According to a further aspect of the invention and its manufacture, a locking element is preferably formed on the body at a predetermined distance from the tap flange which corresponds to the dimension of the fuse body through which the blades extend in a parallel direction. The locking element is preferably formed from the same blank of metal as the crimp connector and the tap flange.
These and other objects and advantages of the present invention will be better understood in view of the attached drawings and the following detailed description of a preferred embodiment of the invention.
FIG. 1 is a side elevation view of a fuse tap made in accordance with the present invention shown attached to a blade fuse;
FIG. 2 is a perspective view of the fuse tap made in accordance with the present invention;
FIG. 3 is a plan view of a blank for making a fuse tap in accordance with the present invention.
Referring now to FIGS. 1 and 2, the fuse tap 10 of the present invention is illustrated. In FIG. 1, the fuse tap 10 is assembled to a blade fuse 12. Blade fuse 12 includes two substantially parallel blades 14. Blades 14 include a contact portion 16 which extends outwardly from one end of the fuse body 18. Blades 14 also extend through the fuse body 18 from the lower portion of the fuse body as viewed in FIG. 1.
Fuse tap 10 has a tap flange 20 in which an opening 22 is formed. Opening 22 is adapted to receive a contact portion 16 of one of the blades 14. A plurality of pointed teeth 24 are formed around the opening 22. The teeth 24 converge relative to the contact portion 16 of the blades 14 and extend away from the fuse body 18 when the blade fuse 12 is secured to the fuse tap 10. The teeth 24 are formed of a resilient metal such as copper, brass or aluminum so that when the teeth 24 are placed over the contact portion 16 they are flexed outward so that a resilient clamping force is applied by the teeth 24 on the contact portion 16 of the blades 14.
A locking lip 26 is formed on the fuse tap 10 by forming a reverse bend on the fuse tap 10 at a predetermined distance from the tap flange 20. The distance between the tap flange 20 and the locking lip 26 is selected to correspond to the dimension of the fuse body 18 parallel to the direction that the blades 14 extend through the fuse body 18. The blade fuse 12 is inserted in the fuse tap 10 by first inserting the contact portion 16 of a blade 14 through the opening 22. When the fuse body 18 contacts the tap flange 20, the locking lip 26 is moved over the top of the fuse body 18 as viewed in FIG. 1, thereby capturing the fuse body 18 between the tap flange 20 and the locking lip 26.
A crimp connector 28 is provided on the fuse tap 10 as shown in FIGS. 1 and 2. Crimp connector 28 is a generally cylindrical member defining an opening 30 in which a wire 32 may be inserted for connection to the fuse tap 10. The crimp connector is split to facilitate making a crimp connection whereby the walls of the crimp connector 28 defined in the opening 30 may be crimped on the wire 32.
A plastic insulator 34 is provided on the crimp connector to provide an insulative cover over the crimp connector. Insulator 34 has a notch 36 which facilitates fitting the insulator over the locking lip 26.
Referring now to FIG. 3, a blank 40 for forming the metal portions of the fuse tap 10 from a unitary one-piece blank of metal is shown. The blank 40 includes a teeth cut 42 formed in a tap flange blank portion 44 at one end of the blank 40. On the other end of the blank 40, a crimp connector blank portion 46 is formed. The crimp connector blank portion 46 is formed into a semi-cylindrical shape to form the crimp connector. A body strip 48 interconnects the tap flange blank portion 44 and the crimp connector blank portion 46. The body strip 48 is bent to include a 180° bend forming the locking lip 26 at the juncture of the crimp connector blank 46 and the body strip 48.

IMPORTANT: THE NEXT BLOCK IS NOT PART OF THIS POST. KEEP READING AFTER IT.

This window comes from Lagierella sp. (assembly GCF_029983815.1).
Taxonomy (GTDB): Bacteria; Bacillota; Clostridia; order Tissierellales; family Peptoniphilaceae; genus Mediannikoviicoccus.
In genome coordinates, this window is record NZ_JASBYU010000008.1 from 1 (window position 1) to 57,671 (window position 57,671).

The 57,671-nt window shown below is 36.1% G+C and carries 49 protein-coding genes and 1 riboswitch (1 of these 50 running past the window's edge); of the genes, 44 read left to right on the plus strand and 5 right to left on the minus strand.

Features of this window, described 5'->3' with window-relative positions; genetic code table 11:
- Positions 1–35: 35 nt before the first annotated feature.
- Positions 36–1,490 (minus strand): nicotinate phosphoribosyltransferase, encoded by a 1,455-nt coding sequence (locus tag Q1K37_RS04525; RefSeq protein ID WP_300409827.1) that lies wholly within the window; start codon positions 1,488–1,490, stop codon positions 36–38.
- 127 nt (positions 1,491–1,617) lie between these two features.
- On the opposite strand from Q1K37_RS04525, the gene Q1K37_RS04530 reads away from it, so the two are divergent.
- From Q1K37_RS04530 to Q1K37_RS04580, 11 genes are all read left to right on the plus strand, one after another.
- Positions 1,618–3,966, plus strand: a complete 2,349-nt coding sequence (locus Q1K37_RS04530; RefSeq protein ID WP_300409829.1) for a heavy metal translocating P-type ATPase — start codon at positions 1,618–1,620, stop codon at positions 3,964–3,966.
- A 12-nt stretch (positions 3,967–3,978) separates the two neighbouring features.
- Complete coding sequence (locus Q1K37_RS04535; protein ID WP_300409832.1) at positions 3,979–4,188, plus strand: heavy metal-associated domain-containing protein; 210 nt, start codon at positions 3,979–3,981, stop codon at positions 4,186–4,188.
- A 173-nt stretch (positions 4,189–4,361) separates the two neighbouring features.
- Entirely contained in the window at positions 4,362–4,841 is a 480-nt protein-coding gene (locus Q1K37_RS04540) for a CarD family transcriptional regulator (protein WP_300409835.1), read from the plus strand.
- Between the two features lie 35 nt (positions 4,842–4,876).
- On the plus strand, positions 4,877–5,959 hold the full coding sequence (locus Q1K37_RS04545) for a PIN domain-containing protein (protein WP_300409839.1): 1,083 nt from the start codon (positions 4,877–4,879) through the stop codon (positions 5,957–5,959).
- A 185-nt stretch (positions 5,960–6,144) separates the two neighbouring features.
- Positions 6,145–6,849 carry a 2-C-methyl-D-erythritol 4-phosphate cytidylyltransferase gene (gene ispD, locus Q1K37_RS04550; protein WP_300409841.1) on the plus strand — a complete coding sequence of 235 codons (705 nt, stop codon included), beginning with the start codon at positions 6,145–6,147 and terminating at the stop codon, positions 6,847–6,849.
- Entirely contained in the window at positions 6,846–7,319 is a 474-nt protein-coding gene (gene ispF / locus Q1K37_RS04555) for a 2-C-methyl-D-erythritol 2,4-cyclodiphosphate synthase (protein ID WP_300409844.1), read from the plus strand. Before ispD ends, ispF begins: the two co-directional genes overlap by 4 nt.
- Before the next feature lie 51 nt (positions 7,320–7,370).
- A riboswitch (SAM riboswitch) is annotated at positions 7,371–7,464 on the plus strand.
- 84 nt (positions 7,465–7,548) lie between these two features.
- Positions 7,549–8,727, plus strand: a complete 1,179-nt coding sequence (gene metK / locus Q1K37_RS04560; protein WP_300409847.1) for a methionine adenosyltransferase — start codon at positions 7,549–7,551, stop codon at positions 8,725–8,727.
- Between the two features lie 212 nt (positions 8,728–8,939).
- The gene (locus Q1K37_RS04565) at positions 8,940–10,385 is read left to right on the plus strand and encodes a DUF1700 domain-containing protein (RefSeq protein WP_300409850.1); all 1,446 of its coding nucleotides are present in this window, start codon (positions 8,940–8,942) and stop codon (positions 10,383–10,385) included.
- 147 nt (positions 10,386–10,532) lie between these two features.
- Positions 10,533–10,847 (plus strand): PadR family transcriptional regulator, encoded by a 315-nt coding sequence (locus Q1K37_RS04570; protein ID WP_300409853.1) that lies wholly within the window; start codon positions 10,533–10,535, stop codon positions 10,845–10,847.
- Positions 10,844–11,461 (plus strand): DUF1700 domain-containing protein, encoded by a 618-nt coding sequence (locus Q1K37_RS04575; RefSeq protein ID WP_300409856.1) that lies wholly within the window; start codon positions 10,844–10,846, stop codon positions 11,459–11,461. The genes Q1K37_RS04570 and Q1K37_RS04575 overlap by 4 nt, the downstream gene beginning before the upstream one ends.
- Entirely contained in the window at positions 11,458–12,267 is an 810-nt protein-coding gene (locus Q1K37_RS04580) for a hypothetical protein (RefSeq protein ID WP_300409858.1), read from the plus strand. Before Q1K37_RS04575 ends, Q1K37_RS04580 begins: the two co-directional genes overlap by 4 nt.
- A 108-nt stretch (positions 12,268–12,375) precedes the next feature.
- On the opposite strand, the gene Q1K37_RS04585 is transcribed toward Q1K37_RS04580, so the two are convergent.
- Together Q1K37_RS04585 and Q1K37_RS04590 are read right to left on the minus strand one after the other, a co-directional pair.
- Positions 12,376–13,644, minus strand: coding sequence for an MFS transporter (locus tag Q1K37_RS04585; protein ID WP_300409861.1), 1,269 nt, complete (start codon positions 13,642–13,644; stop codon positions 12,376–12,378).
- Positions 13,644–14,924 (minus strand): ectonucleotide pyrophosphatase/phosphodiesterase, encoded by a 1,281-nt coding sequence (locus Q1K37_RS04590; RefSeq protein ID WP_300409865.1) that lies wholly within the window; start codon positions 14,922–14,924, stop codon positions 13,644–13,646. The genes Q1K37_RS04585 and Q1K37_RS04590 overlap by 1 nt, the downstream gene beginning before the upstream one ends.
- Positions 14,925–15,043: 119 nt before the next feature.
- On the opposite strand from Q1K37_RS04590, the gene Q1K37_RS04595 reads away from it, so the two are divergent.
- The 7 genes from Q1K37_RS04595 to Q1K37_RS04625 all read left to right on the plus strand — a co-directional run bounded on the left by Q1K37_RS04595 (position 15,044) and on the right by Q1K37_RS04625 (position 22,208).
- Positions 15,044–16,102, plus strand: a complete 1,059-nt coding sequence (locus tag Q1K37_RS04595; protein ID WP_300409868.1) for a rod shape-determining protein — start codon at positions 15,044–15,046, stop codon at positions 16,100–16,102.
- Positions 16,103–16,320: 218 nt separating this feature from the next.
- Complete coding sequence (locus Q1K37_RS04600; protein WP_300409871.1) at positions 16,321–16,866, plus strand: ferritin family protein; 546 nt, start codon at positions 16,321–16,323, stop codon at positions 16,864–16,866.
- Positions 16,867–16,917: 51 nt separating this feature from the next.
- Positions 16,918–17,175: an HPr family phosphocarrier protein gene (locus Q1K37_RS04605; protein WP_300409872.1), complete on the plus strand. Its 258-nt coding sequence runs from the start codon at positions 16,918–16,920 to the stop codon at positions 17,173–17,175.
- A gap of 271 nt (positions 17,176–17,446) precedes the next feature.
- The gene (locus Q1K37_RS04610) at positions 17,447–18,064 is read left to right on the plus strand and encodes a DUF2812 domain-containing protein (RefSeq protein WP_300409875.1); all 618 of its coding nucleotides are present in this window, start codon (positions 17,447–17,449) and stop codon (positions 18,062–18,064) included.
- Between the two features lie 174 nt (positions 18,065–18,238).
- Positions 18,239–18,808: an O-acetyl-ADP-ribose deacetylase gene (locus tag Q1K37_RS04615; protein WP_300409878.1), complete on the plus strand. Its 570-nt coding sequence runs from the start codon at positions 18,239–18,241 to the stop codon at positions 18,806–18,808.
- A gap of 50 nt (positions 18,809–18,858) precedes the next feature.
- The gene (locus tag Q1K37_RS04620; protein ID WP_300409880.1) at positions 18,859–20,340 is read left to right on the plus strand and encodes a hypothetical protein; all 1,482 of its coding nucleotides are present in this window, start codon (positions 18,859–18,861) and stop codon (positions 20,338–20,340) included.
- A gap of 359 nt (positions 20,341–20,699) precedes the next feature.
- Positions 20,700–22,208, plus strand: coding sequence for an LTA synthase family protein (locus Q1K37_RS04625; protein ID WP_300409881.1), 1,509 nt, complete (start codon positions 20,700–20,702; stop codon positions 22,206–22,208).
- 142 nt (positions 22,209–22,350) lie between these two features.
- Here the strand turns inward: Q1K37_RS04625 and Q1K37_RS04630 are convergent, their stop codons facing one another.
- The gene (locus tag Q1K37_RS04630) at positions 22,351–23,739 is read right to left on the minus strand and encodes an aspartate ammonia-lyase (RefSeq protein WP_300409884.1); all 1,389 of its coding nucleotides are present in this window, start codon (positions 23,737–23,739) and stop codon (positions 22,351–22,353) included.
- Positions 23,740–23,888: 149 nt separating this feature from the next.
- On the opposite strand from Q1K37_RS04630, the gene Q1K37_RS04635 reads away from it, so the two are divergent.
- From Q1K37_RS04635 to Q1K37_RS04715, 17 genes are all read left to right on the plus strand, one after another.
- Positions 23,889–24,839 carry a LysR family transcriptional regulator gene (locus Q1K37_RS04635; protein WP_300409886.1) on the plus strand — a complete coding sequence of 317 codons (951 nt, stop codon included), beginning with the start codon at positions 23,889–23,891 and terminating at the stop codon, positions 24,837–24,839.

It will be readily appreciated by one of ordinary skill in the art that the above description of the invention may be modified and that the preceding description is intended by way of example and not by way of limitation. The scope of the present invention should be construed in accordance with the following broad claims.
|Cited Patent||Filing date||Publication date||Applicant||Title|
|US3126242 *||Dec 21, 1959||Mar 24, 1964||Molded female connector|
|US4372638 *||Feb 12, 1981||Feb 8, 1983||Sohler Lawrence J||Electrical connector for tapping into a fuse block|
|US4830631 *||Aug 26, 1988||May 16, 1989||Hsueh Fu Cheng||Fuse holder for connecting a flat-type fuse block between a pair of wires|
|US4884050 *||Jul 18, 1988||Nov 28, 1989||Kozel Emmett L||Blade terminal tap fuse|
|US4941851 *||Aug 15, 1989||Jul 17, 1990||Hsueh Fu Cheng||Fuse holder for flat-type fuse block|
|US4943248 *||Sep 25, 1989||Jul 24, 1990||Molex Incorporated||Electrical terminal for bladed fuse|
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|1||*||1994 Sound Quest, Inc. Catalog p. 52.|
|2||1994 -Sound Quest, Inc. -Catalog p. 52.|
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|Citing Patent||Filing date||Publication date||Applicant||Title|
|US7148698||Sep 20, 2002||Dec 12, 2006||Snap-On Incorporated||Fuse saving tester for fused circuit|
|US7532102||Sep 21, 2006||May 12, 2009||K.S. Terminals, Inc.||Fuse cap for a blade fuse|
|US20040017203 *||Sep 20, 2002||Jan 29, 2004||Becker Thomas P.||Fuse saving tester for fused circuit|
|US20050260886 *||May 20, 2004||Nov 24, 2005||Leonard Persits||Fuse block cover|
|US20080007386 *||Sep 21, 2006||Jan 10, 2008||K.S. Terminals, Inc.||Fuse cap for a blade fuse|
|US20130257580 *||Mar 27, 2013||Oct 3, 2013||Littelfuse, Inc.||Fuse end cap with crimpable terminal|
|USRE41466 *||Dec 11, 2008||Aug 3, 2010||Snap-On Incorporated||Fuse saving tester for fused circuit|
|CN101141038B||Sep 4, 2006||Aug 11, 2010||健和兴端子股份有限公司||Safety wire tapping point|
|Cooperative Classification||H01H2085/206, H01H85/0417|
|Dec 13, 1996||AS||Assignment|
Owner name: MAGNADYNE CORPORATION, CALIFORNIA
Free format text: ASSIGNMENT OF ASSIGNORS INTEREST;ASSIGNORS:CAREN, BARRY L.;COOK, NORMAN E.;REEL/FRAME:008502/0317;SIGNING DATES FROM 19961211 TO 19961212
|Jun 11, 2002||FPAY||Fee payment|
Year of fee payment: 4
|Mar 29, 2006||FPAY||Fee payment|
Year of fee payment: 8
|Aug 18, 2010||FPAY||Fee payment|
Year of fee payment: 12